Sheep have it bad. One the one side we have the infamous Minor Threat analogy that to be like sheep in the modern world is the lowest of the low. To follow blindly and accept anyone/any trend as leader seems to be the unfortunate choice of so many overstimulated American consumers (because we have now devolved into consumers, a definate downgrade from de Tocqueville's citizens). On the other side of the pasture fence, is the peaceful little bundle of soon to be wool, that only asks for a green patch, and yearly sheering to blithely carry on its' eco-cycle of no-kill production of goods. Well, yes, occasionally there is the one too many rams that need to be shipped off to start their own commune or perhaps eaten. Of course the natural solution would be to let the wolves thin the flock, but unfortunately they don't kill by gender, and then all those handsome llamas and master sheep dogs would be out of work and that could get very ugly on a Saturday night in downtown small townville.
ANYWAY, there I was killing time while in line at my semi-local, overpriced, out to crush the little guy organic supermart and a lefty publication caught my eye, suggesting vegan options to WOOL! Wool, the perfect no-kill winter weather protector? Wool, the happiest product of the sweetest little rambouillet and hebridean?
The article cited industrial sheep farming in Australia, as the destructive culprit, suggesting sheering leads to some animaIs freezing to death, and being unfairly treated. While I am not a vegan, I do surely know that Industrial farming can lead to no good end. What about all the small-time farmers who raise sheep as members of the family, naming them and grieving emotionally and financially if one should pass on before its time? To take this encouragement of avoiding wool to a practical application; If no one wore wool, then wouldn't sheep die out, in that no one would raise a farm animal that wasn't bringing in money? I can't really continue this train of thought, it's too horrifying to think of a world without sheeeeeep...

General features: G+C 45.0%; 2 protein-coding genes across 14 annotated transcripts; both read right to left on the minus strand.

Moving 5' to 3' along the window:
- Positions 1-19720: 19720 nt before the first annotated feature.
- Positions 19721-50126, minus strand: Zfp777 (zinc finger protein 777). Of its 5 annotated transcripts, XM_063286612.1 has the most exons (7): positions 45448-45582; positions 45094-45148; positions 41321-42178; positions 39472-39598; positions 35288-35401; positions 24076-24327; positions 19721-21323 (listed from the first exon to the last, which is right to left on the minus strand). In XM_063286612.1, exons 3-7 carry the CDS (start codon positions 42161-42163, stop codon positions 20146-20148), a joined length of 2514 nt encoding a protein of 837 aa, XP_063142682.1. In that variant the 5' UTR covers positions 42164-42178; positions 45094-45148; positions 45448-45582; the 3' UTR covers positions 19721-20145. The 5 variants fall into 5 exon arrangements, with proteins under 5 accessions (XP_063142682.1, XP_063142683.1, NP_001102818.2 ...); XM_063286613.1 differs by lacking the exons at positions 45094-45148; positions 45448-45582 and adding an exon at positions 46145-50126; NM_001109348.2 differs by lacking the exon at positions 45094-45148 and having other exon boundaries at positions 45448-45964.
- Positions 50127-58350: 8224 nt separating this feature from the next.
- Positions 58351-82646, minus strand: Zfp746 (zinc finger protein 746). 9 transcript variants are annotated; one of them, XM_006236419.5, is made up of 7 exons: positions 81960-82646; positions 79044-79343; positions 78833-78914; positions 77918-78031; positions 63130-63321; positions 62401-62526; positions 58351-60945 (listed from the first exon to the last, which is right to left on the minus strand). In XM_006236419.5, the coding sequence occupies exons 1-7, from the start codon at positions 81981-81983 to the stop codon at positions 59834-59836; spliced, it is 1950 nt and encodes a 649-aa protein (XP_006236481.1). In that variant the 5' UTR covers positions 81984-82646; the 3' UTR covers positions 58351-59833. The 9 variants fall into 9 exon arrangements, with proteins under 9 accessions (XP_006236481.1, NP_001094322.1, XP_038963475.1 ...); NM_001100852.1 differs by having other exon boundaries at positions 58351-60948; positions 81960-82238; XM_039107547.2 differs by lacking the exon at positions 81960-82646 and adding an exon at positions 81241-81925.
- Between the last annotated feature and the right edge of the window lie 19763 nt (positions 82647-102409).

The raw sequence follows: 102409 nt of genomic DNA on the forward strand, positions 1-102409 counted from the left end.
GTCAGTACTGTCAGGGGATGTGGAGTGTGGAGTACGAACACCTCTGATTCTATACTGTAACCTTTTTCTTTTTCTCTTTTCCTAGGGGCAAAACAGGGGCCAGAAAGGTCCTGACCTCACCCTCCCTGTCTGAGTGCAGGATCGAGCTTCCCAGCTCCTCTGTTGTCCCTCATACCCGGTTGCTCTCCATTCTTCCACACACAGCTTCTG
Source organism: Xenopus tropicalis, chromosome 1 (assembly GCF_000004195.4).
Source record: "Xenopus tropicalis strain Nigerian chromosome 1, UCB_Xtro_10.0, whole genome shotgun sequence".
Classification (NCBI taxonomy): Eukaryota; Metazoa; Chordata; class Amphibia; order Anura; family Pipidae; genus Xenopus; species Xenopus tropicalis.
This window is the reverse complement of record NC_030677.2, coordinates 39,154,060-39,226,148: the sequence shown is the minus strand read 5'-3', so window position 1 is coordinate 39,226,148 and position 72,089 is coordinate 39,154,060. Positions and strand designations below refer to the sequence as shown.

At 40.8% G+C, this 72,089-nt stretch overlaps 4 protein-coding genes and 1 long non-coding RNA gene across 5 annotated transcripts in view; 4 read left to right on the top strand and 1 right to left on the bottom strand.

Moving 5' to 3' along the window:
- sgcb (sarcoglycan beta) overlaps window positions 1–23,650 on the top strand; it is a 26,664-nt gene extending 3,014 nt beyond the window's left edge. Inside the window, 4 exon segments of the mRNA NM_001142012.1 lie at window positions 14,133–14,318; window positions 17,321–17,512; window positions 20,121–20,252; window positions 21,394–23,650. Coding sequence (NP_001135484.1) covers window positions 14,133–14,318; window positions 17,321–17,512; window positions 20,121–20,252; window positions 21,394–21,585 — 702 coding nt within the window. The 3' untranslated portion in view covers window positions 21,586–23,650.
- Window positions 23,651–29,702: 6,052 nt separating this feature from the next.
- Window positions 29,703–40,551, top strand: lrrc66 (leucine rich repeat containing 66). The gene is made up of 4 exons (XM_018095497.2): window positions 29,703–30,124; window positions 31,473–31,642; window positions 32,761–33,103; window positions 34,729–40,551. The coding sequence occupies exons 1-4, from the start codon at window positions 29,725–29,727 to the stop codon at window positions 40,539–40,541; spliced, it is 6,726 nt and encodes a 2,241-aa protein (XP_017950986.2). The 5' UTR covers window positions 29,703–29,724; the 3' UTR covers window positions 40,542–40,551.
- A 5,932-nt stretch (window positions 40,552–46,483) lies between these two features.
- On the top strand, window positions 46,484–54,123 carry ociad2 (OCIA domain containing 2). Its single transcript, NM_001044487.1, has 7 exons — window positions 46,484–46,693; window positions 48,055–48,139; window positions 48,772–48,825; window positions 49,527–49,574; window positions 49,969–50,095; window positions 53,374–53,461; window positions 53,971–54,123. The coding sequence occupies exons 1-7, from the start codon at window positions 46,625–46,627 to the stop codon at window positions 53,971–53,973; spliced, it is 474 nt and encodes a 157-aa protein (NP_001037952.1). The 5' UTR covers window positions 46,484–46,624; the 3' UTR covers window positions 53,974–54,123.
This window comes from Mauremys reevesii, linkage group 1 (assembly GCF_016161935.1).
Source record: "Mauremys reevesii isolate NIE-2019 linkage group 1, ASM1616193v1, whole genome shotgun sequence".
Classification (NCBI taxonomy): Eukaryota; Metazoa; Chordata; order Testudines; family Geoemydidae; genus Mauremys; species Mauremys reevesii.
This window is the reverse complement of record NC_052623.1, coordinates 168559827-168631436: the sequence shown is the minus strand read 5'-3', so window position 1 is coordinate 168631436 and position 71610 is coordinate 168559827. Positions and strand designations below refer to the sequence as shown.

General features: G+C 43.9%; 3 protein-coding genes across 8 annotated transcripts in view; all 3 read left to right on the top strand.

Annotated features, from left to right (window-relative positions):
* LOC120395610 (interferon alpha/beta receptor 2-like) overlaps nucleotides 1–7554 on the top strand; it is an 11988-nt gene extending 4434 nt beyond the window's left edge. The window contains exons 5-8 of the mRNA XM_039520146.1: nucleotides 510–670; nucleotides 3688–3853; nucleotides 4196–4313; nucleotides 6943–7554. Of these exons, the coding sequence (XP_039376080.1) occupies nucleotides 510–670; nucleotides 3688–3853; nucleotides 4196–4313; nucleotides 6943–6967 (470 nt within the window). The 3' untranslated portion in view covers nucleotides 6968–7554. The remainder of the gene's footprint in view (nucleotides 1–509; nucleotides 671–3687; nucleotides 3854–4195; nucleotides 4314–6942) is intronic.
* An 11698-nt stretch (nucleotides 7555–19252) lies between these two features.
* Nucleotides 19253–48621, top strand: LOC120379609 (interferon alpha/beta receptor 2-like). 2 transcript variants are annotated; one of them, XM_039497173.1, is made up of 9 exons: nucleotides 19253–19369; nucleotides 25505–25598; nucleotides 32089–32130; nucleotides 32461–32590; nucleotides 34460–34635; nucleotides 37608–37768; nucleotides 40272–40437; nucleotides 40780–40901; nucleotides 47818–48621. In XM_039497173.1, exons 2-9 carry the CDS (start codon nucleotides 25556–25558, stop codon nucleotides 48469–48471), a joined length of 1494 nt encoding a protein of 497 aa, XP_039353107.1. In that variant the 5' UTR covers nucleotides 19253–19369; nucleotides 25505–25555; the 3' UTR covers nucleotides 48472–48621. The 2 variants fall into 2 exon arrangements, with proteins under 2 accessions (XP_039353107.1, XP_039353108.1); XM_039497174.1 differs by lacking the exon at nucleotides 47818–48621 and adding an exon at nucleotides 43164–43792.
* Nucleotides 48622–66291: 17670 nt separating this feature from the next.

For those who worship sheep and all they stand for, the holiest of weekends is fast approaching: the annual Sheep and Wool Festival held at the Rhinebeck, NY fair grounds, October 20, 21. Hundreds of vendors and small farmers from near and far haul their prized animals in to show folk how good the pastoral life can be. In past visits I've met some wonderful longtime farmers and just starting out, second career folks who are working hard to find a way to make a living off the land in an wholistic and individual way. Quick, make that reservation for your Zipcar to carry you away to the land of sheep dog trials, home spun yarns, alpacas, maple candies and fabulous lamb stew.